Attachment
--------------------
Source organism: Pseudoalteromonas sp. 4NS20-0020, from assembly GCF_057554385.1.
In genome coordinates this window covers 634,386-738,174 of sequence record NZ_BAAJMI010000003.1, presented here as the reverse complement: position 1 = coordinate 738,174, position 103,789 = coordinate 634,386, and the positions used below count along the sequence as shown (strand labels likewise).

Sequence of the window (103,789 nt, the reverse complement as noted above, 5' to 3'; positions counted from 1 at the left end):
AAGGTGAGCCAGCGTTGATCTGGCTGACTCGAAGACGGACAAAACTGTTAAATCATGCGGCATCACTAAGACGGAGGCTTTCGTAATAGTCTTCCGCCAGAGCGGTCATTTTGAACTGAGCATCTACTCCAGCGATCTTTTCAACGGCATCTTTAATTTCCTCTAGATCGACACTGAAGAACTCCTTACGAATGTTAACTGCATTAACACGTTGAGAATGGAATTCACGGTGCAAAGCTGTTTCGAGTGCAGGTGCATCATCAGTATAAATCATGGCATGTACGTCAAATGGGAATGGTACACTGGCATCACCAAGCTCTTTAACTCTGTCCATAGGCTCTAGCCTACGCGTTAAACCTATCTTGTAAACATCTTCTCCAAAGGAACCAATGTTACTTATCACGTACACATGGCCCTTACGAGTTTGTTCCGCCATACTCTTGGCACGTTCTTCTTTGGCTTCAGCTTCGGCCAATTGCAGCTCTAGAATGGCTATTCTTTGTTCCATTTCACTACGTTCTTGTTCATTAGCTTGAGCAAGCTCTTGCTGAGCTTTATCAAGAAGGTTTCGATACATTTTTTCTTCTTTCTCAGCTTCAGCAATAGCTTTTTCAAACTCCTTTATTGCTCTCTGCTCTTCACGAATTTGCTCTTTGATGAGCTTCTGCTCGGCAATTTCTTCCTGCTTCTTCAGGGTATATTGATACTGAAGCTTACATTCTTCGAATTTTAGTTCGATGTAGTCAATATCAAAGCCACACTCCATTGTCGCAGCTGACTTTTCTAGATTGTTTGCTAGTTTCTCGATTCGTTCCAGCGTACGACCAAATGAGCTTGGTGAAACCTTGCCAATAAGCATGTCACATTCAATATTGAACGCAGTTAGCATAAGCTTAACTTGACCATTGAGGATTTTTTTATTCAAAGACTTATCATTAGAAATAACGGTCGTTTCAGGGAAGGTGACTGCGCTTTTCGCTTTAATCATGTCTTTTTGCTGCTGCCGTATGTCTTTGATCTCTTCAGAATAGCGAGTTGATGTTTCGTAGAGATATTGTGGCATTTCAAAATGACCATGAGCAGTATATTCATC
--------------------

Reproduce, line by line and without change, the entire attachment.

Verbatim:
Source organism: Pseudoalteromonas sp. 4NS20-0020, from assembly GCF_057554385.1.
In genome coordinates this window covers 634,386-738,174 of sequence record NZ_BAAJMI010000003.1, presented here as the reverse complement: position 1 = coordinate 738,174, position 103,789 = coordinate 634,386, and the positions used below count along the sequence as shown (strand labels likewise).

Sequence of the window (103,789 nt, the reverse complement as noted above, 5' to 3'; positions counted from 1 at the left end):
AAGGTGAGCCAGCGTTGATCTGGCTGACTCGAAGACGGACAAAACTGTTAAATCATGCGGCATCACTAAGACGGAGGCTTTCGTAATAGTCTTCCGCCAGAGCGGTCATTTTGAACTGAGCATCTACTCCAGCGATCTTTTCAACGGCATCTTTAATTTCCTCTAGATCGACACTGAAGAACTCCTTACGAATGTTAACTGCATTAACACGTTGAGAATGGAATTCACGGTGCAAAGCTGTTTCGAGTGCAGGTGCATCATCAGTATAAATCATGGCATGTACGTCAAATGGGAATGGTACACTGGCATCACCAAGCTCTTTAACTCTGTCCATAGGCTCTAGCCTACGCGTTAAACCTATCTTGTAAACATCTTCTCCAAAGGAACCAATGTTACTTATCACGTACACATGGCCCTTACGAGTTTGTTCCGCCATACTCTTGGCACGTTCTTCTTTGGCTTCAGCTTCGGCCAATTGCAGCTCTAGAATGGCTATTCTTTGTTCCATTTCACTACGTTCTTGTTCATTAGCTTGAGCAAGCTCTTGCTGAGCTTTATCAAGAAGGTTTCGATACATTTTTTCTTCTTTCTCAGCTTCAGCAATAGCTTTTTCAAACTCCTTTATTGCTCTCTGCTCTTCACGAATTTGCTCTTTGATGAGCTTCTGCTCGGCAATTTCTTCCTGCTTCTTCAGGGTATATTGATACTGAAGCTTACATTCTTCGAATTTTAGTTCGATGTAGTCAATATCAAAGCCACACTCCATTGTCGCAGCTGACTTTTCTAGATTGTTTGCTAGTTTCTCGATTCGTTCCAGCGTACGACCAAATGAGCTTGGTGAAACCTTGCCAATAAGCATGTCACATTCAATATTGAACGCAGTTAGCATAAGCTTAACTTGACCATTGAGGATTTTTTTATTCAAAGACTTATCATTAGAAATAACGGTCGTTTCAGGGAAGGTGACTGCGCTTTTCGCTTTAATCATGTCTTTTTGCTGCTGCCGTATGTCTTTGATCTCTTCAGAATAGCGAGTTGATGTTTCGTAGAGATATTGTGGCATTTCAAAATGACCATGAGCAGTATATTCATC